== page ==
A colectomy is the removal of a section of the large intestine (colon) or bowel. This operation is done to treat diseases of the bowel, including Crohn’s disease and ulcerative colitis; and colon cancer
Symptoms may include diarrhea, constipation, abdominal cramps, nausea, fever, chills, weakness, or loss of appetite and/or weight loss, or bleeding
There may be no symptoms. This is why screening is essential.
open colectomy An incision is made in the abdomen and the section of the diseased colon is removed. The two divided ends of the colon are sutured (sewn) or stapled together in an anastomosis. If the colon cannot be sewn back together, it is brought up through the abdomen to form a colostomy
laparoscopic colectomy A light,camera, and instruments are inserted through small holes in the abdomen to remove the diseased colon or tumor.
Some diseases of the colon are treated with antibiotics, steroids, or drugs that affect the immune system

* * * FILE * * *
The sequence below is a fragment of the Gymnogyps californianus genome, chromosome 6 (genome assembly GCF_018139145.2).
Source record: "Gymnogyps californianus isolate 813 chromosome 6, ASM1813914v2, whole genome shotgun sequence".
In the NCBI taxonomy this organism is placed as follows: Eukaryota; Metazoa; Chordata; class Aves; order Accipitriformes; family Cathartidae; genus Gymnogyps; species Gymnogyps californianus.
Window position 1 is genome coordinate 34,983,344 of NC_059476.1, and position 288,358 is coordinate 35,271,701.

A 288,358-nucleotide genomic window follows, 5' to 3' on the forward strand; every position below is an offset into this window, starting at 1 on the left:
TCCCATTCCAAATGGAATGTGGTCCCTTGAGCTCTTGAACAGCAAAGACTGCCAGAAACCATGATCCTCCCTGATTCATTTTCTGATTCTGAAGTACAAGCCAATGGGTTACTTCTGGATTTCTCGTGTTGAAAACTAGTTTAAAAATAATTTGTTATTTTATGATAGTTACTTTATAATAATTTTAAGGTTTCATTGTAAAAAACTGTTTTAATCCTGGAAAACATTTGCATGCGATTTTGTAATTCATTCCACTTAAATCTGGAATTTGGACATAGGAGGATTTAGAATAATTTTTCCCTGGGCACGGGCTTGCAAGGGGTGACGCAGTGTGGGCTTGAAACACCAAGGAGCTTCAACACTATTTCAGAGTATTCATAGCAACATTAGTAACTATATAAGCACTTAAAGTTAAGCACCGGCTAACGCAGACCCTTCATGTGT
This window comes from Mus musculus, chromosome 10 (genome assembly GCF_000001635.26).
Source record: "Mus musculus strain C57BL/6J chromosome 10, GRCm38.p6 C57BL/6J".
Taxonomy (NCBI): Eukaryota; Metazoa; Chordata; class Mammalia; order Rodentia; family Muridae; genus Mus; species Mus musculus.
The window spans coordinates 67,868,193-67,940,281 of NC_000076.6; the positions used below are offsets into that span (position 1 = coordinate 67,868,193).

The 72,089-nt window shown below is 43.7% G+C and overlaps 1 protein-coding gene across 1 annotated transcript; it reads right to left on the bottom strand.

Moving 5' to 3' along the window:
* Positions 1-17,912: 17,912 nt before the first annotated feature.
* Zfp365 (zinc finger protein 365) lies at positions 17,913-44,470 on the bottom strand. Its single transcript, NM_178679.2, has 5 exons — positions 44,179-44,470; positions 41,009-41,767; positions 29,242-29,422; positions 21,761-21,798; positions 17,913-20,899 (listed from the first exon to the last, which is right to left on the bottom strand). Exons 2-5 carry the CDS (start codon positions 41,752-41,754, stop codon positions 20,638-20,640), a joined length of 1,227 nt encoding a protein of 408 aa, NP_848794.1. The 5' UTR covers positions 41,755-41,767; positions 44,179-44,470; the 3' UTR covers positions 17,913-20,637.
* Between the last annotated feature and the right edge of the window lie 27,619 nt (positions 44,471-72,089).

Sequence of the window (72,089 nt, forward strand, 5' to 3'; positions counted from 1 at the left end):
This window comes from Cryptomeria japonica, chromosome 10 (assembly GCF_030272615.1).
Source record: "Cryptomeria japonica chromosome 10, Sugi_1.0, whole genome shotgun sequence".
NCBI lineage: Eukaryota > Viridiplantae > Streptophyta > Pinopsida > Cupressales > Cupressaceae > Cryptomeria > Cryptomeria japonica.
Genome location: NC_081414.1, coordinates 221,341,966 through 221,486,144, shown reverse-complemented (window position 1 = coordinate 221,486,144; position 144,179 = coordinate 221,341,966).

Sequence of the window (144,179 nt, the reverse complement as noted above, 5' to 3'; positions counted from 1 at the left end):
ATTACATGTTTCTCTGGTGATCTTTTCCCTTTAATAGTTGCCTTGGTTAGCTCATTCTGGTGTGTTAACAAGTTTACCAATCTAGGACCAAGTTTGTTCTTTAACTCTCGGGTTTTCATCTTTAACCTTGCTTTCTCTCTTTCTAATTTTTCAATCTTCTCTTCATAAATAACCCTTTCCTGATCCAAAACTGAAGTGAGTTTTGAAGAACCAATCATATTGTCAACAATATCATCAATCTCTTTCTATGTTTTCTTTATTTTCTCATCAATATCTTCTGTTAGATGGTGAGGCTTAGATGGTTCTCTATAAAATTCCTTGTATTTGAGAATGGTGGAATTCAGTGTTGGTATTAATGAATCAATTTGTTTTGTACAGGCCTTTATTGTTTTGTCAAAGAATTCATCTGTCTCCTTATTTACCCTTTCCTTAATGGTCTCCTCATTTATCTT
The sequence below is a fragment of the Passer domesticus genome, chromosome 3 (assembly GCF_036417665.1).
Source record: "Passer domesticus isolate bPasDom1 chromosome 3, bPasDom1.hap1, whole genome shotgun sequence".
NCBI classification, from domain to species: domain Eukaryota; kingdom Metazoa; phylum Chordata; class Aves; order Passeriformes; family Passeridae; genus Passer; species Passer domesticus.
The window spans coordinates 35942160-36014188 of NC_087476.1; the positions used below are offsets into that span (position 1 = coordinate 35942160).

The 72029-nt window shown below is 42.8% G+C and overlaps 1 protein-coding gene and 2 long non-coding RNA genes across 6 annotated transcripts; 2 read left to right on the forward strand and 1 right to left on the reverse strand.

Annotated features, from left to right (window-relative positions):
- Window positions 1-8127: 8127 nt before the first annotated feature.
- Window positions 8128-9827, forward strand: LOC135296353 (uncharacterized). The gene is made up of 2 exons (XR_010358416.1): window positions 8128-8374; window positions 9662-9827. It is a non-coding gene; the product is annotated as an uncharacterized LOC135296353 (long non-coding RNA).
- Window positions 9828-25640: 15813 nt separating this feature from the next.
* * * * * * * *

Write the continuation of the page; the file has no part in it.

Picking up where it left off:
Benefits and Risks of Your Operation
Benefits—Removal of diseased or cancerous sections of the intestine will relieve your symptoms and can reduce your risk of dying from cancer
Risks of not having an operation—Your symptoms may continue or worsen, and your disease or cancer may spread
possible risks include temporary problems with the intestine that may require a stoma; leakage from the colon into the abdomen; lung problems including pneumonia; infection of the wound, blood, or urinary system; blood clots in the veins or lung; bleeding; fistula; or death.
Before your operation—Evaluation may include a colonoscopy, blood work, urinalysis, chest X-ray, or CAT Scan (CT) of the abdomen. 1 Your surgeon and the anesthesia provider will discuss your health history, home medications, and postoperative pain control options
The day of your operation—You will not eat for 4 hours but may drink clear liquids up to 2 hours before the operation. Medication to clean out your intestines and an antibiotic may be started the day before. Most often you will take your normal medication with a sip of water.
Your recovery—The average length of stay is 3 days for a laparoscopic or open colectomy. 2 The time from your first bowel movement to eating normally is about 3 to 4 days
Call your surgeon if you have continued nausea, vomiting, leakage from the wound, blood in the stool, severe pain, stomach cramping, chills, or a high fever (over 101°F or 38.3°C), odor or increased drainage from your incision, a swollen abdomen or no bowel movements for 3 days.